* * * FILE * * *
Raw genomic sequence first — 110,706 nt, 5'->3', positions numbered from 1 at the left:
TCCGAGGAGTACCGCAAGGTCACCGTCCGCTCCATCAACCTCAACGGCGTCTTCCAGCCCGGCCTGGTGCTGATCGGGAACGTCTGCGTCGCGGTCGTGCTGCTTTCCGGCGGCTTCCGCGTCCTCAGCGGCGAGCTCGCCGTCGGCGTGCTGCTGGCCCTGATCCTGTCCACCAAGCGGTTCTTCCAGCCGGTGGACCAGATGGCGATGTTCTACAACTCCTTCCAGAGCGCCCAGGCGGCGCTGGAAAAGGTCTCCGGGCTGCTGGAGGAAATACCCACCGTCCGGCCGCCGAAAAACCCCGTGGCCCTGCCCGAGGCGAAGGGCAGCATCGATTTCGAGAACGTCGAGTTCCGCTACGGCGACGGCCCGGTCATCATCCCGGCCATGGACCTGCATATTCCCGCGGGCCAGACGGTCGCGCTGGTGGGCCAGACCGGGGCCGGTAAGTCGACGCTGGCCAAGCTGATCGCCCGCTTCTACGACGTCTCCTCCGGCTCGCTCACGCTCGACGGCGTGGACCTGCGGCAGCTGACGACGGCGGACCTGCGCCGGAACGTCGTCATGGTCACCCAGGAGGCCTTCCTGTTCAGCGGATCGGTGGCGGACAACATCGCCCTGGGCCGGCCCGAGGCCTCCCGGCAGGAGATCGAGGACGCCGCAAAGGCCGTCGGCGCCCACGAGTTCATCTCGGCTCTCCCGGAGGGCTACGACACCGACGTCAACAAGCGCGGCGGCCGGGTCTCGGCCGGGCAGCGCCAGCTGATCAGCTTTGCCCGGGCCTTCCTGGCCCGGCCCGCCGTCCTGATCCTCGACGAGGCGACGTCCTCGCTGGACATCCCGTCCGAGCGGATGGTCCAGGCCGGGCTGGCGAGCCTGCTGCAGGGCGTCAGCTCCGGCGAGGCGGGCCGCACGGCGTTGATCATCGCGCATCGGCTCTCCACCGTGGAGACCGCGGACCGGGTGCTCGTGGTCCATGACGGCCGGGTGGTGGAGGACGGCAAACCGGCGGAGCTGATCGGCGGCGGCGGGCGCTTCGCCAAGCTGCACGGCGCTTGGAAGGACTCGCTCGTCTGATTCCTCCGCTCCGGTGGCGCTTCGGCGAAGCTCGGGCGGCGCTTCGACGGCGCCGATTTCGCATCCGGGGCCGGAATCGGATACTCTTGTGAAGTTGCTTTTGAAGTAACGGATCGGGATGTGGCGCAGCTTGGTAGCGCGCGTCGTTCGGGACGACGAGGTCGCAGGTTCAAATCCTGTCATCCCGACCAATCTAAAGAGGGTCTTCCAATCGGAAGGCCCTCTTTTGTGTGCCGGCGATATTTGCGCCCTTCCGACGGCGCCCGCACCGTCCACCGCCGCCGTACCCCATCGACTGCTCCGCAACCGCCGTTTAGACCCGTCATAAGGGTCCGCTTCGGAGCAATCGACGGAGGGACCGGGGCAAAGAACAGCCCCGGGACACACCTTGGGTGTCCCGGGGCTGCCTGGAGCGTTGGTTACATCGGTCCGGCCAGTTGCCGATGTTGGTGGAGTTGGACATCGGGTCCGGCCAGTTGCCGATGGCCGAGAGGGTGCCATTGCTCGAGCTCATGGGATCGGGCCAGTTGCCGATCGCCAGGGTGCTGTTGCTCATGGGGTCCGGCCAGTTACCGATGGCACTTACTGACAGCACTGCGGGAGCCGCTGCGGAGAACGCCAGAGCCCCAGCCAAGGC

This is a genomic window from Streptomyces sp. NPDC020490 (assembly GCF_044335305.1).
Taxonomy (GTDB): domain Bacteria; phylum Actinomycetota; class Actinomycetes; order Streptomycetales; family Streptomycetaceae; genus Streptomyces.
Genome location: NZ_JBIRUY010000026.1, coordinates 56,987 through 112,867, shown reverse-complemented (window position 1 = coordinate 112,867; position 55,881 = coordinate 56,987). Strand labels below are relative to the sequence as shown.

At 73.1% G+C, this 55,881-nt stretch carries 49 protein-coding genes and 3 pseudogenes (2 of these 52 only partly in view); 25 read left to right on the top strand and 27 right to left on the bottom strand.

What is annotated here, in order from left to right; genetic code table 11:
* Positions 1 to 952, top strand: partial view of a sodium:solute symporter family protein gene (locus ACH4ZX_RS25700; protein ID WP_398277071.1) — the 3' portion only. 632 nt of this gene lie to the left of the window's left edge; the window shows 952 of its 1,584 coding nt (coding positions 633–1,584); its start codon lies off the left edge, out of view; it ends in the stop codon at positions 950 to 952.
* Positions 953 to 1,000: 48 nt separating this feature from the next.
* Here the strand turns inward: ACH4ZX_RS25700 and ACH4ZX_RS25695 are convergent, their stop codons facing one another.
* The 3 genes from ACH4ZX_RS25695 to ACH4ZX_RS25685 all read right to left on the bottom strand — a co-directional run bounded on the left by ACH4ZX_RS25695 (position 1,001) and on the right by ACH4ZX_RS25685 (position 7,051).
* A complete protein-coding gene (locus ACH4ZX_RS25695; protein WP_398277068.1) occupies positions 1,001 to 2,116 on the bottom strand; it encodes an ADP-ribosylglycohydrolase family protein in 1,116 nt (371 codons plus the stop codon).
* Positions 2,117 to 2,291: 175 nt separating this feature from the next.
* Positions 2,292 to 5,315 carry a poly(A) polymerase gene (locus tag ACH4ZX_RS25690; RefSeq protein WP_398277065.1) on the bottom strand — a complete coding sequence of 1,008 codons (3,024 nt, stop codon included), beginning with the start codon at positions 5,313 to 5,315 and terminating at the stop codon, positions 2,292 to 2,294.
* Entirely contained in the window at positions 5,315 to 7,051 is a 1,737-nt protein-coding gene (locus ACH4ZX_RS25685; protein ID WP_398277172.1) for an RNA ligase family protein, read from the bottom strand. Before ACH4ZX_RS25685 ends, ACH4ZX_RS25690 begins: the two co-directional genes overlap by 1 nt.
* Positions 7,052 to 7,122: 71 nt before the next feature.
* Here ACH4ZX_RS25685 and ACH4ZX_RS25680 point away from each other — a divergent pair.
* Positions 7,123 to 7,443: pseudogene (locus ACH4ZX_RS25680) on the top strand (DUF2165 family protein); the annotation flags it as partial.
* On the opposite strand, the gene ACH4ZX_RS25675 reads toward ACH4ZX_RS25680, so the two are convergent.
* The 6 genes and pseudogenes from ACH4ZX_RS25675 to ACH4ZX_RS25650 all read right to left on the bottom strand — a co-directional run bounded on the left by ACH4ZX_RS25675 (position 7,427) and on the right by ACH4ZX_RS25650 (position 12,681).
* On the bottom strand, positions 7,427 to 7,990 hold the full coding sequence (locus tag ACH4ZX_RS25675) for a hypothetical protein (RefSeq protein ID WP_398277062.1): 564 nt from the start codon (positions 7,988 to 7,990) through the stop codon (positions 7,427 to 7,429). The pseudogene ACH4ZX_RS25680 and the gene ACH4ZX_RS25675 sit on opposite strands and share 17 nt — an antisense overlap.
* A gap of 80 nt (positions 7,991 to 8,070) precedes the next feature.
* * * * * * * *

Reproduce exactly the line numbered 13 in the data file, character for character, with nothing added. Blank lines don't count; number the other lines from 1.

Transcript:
* Positions 2,117 to 2,291: 175 nt separating this feature from the next.